MSPRC Announces Electronic Submission Portal

The Medicare Secondary Payer Recovery Contractor (MSPRC) has announced plans to implement a web-based electronic submission portal.

The MSPRC is launching a pilot program to test their new portal in the upcoming months with a projected “go live” date in July, 2012. This portal will facilitate and expedite the conditional payment process for Liability Insurance, No-Fault Insurance, and Workers’ Compensation cases. In addition, it will enable adjusters to electronically submit their Authorizations and Consent to Release documentation, request conditional payment information, negotiate unrelated items from the conditional payment worksheet, and provide settlement information to release the conditional payment demand.   Click on this link to view the announcement from the MSPRC website directly:

“Self-Calculated Final Conditional Payment Amount” Option

The Centers for Medicare & Medicaid Services (CMS) will be implementing an option that will allow certain Medicare beneficiaries to obtain Medicare’s final conditional payment amount prior to settlement. This option will be available in February 2012, for certain settlements involving physical trauma based injuries where treatment has been completed. Under this option, the beneficiary or his representative will calculate the amount of Medicare’s conditional payment amount using information received from the Medicare Secondary Payer Recovery Contractor (MSPRC), the MyMedicare website, or other claims information available to the beneficiary. The MSPRC will review this amount and, if finding the amount accurate, will respond with Medicare’s final conditional payment amount within 60 days. To secure the final conditional payment amount, the beneficiary must settle within 60 days after the date of Medicare’s response. Continue reading ““Self-Calculated Final Conditional Payment Amount” Option”

The SMART Act Is Introduced in the United States Senate

On October 17, 2011, the Strengthening Medicare and Repaying Taxpayers Act of 2011 (SMART Act) was introduced in the United States Senate by Senators Ron Wyden (D-OR) and Rob Portman (R-OH). The Senate bill number is S. 1718.

The SMART Act was previously introduced in the United States House of Representatives in March 2011 by representatives Ron Kind (D-WI) and Tim Murphy (R-PA). The House bill number is H.R. 1063.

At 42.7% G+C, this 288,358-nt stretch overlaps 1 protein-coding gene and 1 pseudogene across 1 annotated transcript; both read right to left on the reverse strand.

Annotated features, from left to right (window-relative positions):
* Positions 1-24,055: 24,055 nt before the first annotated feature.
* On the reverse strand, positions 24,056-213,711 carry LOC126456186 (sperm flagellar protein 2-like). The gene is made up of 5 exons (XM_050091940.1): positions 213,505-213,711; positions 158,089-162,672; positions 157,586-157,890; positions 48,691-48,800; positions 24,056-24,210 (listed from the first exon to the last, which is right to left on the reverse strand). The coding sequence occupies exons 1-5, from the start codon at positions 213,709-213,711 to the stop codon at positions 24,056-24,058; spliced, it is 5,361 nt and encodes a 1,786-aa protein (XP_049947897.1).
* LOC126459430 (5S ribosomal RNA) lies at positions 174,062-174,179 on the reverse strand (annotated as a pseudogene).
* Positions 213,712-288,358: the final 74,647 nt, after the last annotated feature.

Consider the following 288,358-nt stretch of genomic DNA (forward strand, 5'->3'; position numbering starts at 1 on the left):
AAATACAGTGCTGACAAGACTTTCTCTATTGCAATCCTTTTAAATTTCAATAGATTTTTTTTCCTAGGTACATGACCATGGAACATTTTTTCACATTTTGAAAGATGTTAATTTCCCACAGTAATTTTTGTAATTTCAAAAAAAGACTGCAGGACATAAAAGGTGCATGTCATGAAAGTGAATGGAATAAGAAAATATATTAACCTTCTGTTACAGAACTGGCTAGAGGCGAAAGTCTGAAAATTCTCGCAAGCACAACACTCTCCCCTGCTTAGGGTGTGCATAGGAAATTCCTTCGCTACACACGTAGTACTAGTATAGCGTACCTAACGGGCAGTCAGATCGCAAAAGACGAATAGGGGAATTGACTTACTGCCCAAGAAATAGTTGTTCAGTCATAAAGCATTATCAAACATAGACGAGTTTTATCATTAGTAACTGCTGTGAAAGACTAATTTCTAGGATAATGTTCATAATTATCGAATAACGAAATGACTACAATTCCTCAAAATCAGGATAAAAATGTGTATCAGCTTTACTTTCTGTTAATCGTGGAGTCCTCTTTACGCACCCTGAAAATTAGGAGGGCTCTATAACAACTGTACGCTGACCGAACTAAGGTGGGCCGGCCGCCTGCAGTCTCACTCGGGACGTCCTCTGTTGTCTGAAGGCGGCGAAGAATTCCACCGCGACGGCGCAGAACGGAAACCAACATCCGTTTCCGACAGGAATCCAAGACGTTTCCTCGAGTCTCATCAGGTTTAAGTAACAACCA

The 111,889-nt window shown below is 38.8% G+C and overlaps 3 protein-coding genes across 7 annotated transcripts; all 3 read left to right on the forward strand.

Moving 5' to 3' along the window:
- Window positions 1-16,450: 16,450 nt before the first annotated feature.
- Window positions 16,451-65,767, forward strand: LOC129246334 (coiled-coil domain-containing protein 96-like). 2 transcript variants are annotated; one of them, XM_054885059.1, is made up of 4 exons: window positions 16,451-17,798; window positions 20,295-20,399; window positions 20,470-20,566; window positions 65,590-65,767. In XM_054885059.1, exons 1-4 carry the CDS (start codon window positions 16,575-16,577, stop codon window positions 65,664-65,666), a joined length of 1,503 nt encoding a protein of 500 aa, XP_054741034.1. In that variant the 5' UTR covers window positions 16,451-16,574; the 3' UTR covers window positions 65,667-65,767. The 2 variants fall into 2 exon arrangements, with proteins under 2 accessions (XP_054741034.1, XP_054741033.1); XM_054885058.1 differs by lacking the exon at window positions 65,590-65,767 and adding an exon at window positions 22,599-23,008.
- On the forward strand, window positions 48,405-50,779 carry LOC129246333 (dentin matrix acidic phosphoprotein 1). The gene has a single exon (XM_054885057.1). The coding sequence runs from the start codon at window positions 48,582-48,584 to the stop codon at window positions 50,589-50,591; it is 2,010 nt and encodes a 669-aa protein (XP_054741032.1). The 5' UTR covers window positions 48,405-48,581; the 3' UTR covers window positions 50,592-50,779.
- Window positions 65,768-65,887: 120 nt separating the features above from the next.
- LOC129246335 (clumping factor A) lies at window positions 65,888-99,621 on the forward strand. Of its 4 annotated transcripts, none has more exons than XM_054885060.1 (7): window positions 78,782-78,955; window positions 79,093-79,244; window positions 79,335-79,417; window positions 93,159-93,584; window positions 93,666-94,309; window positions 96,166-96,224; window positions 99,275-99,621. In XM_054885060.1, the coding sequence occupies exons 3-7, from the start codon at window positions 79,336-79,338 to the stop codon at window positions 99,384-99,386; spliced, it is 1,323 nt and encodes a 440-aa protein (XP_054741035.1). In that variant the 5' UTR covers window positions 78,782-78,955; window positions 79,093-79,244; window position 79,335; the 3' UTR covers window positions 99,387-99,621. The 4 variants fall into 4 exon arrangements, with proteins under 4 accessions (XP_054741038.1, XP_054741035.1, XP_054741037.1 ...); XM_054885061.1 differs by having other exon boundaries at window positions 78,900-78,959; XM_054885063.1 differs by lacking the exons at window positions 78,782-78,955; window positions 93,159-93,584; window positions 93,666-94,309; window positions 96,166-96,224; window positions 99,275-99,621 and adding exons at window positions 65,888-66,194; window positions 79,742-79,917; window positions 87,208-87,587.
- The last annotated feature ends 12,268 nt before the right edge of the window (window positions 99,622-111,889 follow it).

The SMART Act proposes major amendments to the Medicare Secondary Payer Statute (MSP) in a number of areas, including MMSEA Section 111 reporting and conditional payment recovery.

A detailed overview of the proposals contained in the SMART Act is outlined in NuQuest/Bridge Pointe’s Settlement News (March 2011), a copy of which can be obtained here.

To chart the progress of the SMART Act in Congress, the reader may wish to consult the following resources


Stanton v. State Farm Mutual Insurance

Stanton v. State Farm Mutual Insurance
Automobile Insurance Company
No. 11-cv-282-JPG-DGW

2011 WL 3678912 (S.D.Ill.Aug. 22, 2011) 

This case involved an attempt by a defendant insurer (State Farm) to include Medicare’s recovery contractor (MSPRC) on the settlement check in relation to the resolution of a wrongful death claim to ensure that Medicare’s interests were properly protected for conditional payments issued by Medicare.

The plaintiff objected and sought a court order from the Illinois state court ruling that the MSPRC need not be included as a payee on the settlement draft.  State Farm filed an interpleader action against the Secretary of the Department of Health and Human Services bringing Medicare into the action. Continue reading “Stanton v. State Farm Mutual Insurance”

Benson v. Sebelius

Benson v. Sebelius
Civil Action No. 09-1931 (RMU),
2011 WL 1087254
(D. D.C. March 24, 2011)

This case involved a wrongful death and survival action. The parties settled the claim for $90,000, with 80% of that amount allocated for the wrongful death settlement award and 20% allocated for the survival claim. Medicare issued a final demand for conditional payment recovery in the amount of $25,868.58.

Benson challenged Medicare’s recovery claim arguing that under the Medicare Secondary Payer Statute (MSP) CMS can only recover from that aspect of the settlement related to the Medicare beneficiary’s estate and not from the wrongful death part of the settlement per the per the court’s decision in Bradley v. Sebelius, 621 F.3d 1330 (11th Cir., Sept. 29, 2010). In addition, Benson contended that one of the administrative bodies’ alleged failure to provide him with a requested transcript in a timely manner during the administrative appeals phase of the action violated his 5th Amendment due process rights.

The court rejected the plaintiff’s arguments and ruled in favor Medicare. In reaching its decision that court found the Benson case was factually and legally different from Bradley. For reasons more fully explained in the court’s ruling, the court, in part, found that Medicare could recover its full claimed amount in that in Benson (unlike in Bradley) the plaintiff claimed compensation for the decedent’s medical costs as part of his wrongful death claim. The court also found that there was no violation of 5th Amendment due process rights.